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Applying the BCCL model to revive Haldia Petrochem

Even the mere thought of applying the template of a coal company onto a petrochemical outfit is sure to raise more than a few eyebrows. But that is just what is playing on the mind of the new Managing Director of Haldia Petrochemicals (HPL), Partha Sarathi Bhattacharyya, who is planning to try out the Bharat Coking Coal (BCCL) model of reviving a company on HPL, his present job. That is hardly surprising since his two immediate past assignments included the chairmanship of BCCL and its parent outfit, the Maharatna Coal India Ltd. (CIL).

Commonalities

A month into his present charge, he thinks that there are more than a few commonalities between these two companies however unrelated the segments may be.

Located at the port-town of Haldia in West Bengal, HPL operates as a naphtha-based petrochemical company, making polymers and energy chemicals, such as motor-spirit, liquefied petroleum gas, pyrolysis gasoline, carbon black feedstock/fuel oil, and industrial products. It also exports its products to Europe and to West and Southeast Asia.

It enjoys a second position among the petrochemical companies in India in terms of capacity, after Reliance. However, it is the eastern region’s only petrochem plant. Its markets are pan-Indian with an eastern bias.

For West Bengal, its commissioning marked the State’s single-largest industrial milestone in recent times and HPL was hailed as an icon of industrial resurgence since its founding in 1994 and its going commercial in 2001. However, HPL is now in a bit of a doldrum with high debts and low earnings from an expansion project completed last year, gnawing away its margins.

Areas of concern

Bhattacharyya says that compared to the Rs. 5,000-crore accumulated losses of BCCL, when he took over in 2003-04, HPL is undoubtedly better-off since it has no accumulated losses. The company had a problematic phase earlier but after a corporate debt restructuring (CDR) it has had uninterrupted profit-runs till 2007-08. Its loss-making phase began in 2008-09.

The Rs. 2,000-crore debt of the joint venture company in which fund manager Purnendu Chatterjee (through The Chatterjee Group) and the State government are the major equity stake holders (with the Tatas and the IOC having smaller holdings) is mounting, amid low debt service coverage. The company now operates on wafer-thin margins.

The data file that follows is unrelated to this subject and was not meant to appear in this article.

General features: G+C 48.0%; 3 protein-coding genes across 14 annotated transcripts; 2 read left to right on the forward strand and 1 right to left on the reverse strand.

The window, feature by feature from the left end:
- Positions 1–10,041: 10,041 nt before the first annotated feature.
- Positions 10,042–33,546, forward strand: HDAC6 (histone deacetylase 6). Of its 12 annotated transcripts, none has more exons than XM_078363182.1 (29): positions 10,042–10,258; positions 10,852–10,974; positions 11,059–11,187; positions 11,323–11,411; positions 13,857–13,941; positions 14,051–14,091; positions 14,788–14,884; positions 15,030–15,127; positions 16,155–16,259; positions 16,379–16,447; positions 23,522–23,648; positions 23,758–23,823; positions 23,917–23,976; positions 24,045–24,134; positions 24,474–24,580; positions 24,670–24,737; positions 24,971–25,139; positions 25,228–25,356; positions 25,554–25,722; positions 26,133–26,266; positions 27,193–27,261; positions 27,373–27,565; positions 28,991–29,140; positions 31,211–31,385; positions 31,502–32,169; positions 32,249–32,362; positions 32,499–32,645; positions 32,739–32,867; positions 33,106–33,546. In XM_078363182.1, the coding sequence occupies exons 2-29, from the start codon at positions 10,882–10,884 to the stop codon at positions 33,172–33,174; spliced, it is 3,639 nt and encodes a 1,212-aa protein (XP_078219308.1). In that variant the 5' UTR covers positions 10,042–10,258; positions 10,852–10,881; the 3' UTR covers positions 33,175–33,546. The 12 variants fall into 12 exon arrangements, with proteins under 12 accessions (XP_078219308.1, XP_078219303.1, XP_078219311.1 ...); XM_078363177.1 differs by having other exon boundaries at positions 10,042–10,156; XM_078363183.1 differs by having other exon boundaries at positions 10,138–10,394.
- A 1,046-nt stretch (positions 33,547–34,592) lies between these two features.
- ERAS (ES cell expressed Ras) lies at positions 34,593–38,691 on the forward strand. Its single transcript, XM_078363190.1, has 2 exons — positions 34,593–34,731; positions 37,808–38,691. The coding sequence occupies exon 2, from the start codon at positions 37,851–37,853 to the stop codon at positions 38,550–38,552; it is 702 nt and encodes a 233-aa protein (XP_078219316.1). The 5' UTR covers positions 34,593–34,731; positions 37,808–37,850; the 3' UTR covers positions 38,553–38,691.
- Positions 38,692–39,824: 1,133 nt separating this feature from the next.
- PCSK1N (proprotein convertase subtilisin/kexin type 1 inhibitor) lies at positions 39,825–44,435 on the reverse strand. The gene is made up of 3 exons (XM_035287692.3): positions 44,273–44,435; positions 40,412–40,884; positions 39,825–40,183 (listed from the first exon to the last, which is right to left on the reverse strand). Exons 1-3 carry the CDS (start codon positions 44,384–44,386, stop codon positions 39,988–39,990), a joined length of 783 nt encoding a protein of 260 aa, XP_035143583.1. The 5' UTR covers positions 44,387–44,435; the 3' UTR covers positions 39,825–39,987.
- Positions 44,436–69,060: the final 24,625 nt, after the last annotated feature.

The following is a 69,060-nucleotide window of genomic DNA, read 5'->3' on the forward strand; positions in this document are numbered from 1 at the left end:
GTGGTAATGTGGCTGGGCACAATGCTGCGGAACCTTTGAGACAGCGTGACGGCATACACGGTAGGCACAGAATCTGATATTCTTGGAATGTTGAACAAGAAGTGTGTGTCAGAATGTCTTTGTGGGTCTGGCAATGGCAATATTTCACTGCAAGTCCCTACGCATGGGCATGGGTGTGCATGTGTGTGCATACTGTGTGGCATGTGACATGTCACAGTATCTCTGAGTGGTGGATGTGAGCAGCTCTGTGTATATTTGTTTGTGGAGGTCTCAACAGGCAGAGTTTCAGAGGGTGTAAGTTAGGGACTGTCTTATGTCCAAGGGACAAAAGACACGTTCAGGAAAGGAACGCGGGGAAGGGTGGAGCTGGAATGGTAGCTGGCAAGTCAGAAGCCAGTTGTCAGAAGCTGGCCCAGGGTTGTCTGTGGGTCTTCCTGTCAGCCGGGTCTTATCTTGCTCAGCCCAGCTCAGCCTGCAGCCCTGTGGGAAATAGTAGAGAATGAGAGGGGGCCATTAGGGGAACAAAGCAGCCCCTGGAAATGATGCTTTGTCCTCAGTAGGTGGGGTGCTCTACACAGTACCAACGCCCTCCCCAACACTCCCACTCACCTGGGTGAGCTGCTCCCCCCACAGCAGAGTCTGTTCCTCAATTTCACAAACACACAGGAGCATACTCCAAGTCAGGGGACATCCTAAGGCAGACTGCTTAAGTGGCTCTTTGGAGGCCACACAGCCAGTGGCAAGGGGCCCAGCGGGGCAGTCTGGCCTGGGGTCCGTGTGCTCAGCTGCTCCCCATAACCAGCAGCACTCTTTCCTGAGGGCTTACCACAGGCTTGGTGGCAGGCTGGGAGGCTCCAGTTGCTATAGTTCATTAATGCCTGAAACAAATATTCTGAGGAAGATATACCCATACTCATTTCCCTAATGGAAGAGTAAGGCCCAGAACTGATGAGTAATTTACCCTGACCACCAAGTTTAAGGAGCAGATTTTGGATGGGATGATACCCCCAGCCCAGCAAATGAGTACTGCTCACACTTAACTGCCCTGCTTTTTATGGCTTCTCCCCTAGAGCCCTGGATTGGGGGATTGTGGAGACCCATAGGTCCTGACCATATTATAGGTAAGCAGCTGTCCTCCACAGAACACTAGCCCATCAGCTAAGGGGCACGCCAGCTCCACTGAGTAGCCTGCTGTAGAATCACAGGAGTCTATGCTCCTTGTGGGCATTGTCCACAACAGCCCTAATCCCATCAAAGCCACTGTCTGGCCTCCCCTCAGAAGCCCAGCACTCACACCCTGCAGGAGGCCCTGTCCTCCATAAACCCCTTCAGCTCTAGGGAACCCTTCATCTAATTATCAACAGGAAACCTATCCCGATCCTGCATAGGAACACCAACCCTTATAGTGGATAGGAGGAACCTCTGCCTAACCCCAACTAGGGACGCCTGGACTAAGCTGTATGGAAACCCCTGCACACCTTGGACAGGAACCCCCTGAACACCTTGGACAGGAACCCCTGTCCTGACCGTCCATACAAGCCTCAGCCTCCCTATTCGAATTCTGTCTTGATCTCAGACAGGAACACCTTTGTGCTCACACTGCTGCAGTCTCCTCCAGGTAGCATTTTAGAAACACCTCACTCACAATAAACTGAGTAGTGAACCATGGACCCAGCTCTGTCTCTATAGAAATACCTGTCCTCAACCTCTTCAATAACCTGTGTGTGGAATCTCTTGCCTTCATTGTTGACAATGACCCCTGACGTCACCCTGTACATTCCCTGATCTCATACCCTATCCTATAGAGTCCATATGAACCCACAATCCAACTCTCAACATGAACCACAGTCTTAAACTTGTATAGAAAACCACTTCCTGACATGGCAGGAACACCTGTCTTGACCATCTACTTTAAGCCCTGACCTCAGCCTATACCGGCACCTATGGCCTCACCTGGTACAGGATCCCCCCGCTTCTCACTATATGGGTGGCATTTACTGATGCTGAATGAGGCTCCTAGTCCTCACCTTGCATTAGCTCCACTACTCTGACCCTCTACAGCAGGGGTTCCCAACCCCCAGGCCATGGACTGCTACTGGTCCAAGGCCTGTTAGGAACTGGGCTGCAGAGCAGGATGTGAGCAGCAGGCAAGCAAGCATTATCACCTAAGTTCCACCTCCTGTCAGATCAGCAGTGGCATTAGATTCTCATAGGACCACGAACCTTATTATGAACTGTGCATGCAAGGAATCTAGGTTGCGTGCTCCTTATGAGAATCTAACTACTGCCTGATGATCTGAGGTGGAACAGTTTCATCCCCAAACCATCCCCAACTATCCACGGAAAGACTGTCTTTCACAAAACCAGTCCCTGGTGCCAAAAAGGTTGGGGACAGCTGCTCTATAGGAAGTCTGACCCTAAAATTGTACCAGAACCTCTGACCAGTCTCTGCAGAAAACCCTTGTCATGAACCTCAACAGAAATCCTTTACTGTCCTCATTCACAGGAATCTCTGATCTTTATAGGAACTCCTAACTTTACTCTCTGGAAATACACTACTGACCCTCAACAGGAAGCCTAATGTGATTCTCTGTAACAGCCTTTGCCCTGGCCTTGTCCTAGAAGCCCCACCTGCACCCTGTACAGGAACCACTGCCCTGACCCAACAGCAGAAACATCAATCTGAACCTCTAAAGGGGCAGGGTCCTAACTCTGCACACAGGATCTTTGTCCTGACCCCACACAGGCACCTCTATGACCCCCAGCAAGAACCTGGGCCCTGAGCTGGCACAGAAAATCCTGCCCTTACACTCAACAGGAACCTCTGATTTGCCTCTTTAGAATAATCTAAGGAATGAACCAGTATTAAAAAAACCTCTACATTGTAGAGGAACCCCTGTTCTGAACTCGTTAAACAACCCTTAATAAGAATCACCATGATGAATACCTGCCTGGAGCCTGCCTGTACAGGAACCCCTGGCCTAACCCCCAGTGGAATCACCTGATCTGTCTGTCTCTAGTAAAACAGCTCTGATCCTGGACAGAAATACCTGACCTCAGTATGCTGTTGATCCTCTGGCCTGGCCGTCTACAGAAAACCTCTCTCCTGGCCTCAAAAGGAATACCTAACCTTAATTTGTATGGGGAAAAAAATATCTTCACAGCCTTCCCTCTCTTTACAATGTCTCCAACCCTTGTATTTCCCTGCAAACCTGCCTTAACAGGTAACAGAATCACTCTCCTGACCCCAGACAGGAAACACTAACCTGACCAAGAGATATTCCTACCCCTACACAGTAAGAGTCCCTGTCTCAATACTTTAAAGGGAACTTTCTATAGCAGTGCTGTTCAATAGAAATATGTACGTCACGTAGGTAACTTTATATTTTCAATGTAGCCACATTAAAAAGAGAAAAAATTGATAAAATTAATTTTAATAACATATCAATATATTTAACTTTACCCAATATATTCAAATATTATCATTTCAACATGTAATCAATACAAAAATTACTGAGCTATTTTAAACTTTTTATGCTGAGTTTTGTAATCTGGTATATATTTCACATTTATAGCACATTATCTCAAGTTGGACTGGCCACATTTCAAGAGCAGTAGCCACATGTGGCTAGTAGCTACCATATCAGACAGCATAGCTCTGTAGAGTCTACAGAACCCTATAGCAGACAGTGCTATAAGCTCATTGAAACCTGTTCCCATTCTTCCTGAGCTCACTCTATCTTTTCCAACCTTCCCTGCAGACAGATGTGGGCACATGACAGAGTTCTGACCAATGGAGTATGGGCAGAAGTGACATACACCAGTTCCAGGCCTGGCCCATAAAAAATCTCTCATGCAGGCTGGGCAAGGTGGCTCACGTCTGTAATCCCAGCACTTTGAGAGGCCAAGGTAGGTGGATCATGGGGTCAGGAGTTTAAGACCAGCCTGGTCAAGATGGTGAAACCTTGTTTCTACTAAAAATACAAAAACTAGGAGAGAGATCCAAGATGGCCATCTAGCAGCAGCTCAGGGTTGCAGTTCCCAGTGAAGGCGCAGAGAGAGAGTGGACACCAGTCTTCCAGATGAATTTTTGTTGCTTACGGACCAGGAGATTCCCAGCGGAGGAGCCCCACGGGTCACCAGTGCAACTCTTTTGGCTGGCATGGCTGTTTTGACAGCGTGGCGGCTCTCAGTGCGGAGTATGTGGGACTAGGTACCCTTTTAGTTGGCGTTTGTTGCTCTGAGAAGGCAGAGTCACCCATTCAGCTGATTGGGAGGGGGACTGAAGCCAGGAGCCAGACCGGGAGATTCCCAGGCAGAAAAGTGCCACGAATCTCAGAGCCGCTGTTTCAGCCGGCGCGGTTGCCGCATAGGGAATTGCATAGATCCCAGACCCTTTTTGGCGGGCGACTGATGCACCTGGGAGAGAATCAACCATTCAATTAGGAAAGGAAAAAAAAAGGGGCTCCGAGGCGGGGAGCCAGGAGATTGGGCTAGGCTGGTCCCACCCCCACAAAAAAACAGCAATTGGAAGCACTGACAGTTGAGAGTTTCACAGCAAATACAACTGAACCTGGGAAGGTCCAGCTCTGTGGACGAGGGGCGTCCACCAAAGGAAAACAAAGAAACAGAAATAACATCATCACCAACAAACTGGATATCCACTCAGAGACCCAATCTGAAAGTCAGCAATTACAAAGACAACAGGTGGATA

Human resource is another area of concern and for reasons different from BCCL which carried a mammoth manpower. The thorn in HPL’s flesh is its contract manpower on which issue a strike had crippled operations resulting in time and cost overruns. That expansion plan named project Supermax boosted capacity by around 28 per cent but is yet to yield adequate returns as the industry is passing through a trough.

According to Bhattacharyya, having a clearly laid out plan, a motivated team and consensus approach to improve things are crucial to any revival process.
“Consensus can move mountains”, he said during an interview. “While in the case of BCCL one had to motivate a one-lakh strong manpower to achieve certain goals, in this company the team is fairly motivated. I am just exhorting them to aim higher. What we need is a strategic plan which is now being prepared in-house as there is sufficient talent to do so.”

He said HPL needs some support from its promoter, the State government. It has approached the State government for an extension of the 12-year sales tax remission plan that expires in July 2013. For quick results, he is also favouring an investment plan involving projects that yield fast returns.

Seen as the chief architect of turning around a perennially sick BCCL and transforming perceptions about a State monopoly like Coal India through an IPO which created history, Bhattacharyya is confident of an encore performance at his present charge, notwithstanding the present face-off between the two main promoters who are locked in a tussle over company ownership.

“Both main promoters agree that the company should run professionally and on that there is total consensus,” he said.

As the State itself stands at the threshold of turning a new page in governance, it remains to be seen what proactive steps are taken to resuscitate a company and how Bhattacharyya’s BCCL model of corporate governance through consensus works at HPL.

One of the main promoters of HPL had once said: “It is a great project — one will now have to ensure that it does not become another Victoria Memorial,” referring to the marble city icon, built by the British in the memory of their Queen. Bhattacharyya, thus, has his work cut out.

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